All too often, clients appoint a media agency to plan and buy across all channels, including data. We believe that data is a specialist topic and that media agencies should not purchase data. Vice versa, data agencies should not try and buy media.
DS: “How important are compliance and warranties about the sources of data and where should responsibility for this sit?”
AM: I mostly rent data from reputable sources and so I don’t expect there to be an issue with warranties, permissions or compliance. However, when I do test a new data source, then I believe the onus is on me to ask the right questions so I can be assured the data is fit for purpose.
TA: The problem is that everybody wants there to be an audit and standard, but it never happens because everybody churns – they do not have enough time in their roles to do certain things.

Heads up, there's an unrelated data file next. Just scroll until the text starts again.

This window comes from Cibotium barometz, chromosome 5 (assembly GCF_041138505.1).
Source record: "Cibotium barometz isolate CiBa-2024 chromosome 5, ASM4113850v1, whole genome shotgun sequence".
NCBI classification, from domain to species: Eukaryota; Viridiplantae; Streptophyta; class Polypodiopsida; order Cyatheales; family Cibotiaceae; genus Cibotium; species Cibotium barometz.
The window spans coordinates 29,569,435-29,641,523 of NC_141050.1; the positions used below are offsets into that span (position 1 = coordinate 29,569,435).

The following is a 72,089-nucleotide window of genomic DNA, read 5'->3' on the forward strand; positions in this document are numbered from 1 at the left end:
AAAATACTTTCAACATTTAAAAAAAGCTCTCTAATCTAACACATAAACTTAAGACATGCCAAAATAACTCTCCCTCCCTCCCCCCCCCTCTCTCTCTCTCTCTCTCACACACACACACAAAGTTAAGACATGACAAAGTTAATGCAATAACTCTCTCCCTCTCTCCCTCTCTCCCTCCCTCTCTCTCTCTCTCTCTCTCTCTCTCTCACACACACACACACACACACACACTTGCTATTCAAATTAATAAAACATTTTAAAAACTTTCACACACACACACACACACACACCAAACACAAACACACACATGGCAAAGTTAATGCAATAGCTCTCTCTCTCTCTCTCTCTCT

MJ: In a time of increased sensitivity regarding the loss and misuse of personal information, stringent compliance is vital. It’s far too easy for companies to set up and obtain data by whatever means with nobody asking to see the relevant evidence regarding registration, ownership, opt-ins and compliance.
The responsibility sits with the data owner to warrant that the data they are offering is data that they own; has been collected in the correct way; and all permissions, etc are in place. Ideally, the data owner should warrant that the data is accurate and fit for purpose. The client and/or their data agency should ensure they ask for this evidence prior to purchasing any data in order to ensure they do not buy or use data which is non-compliant and might come back to give them problems in the future.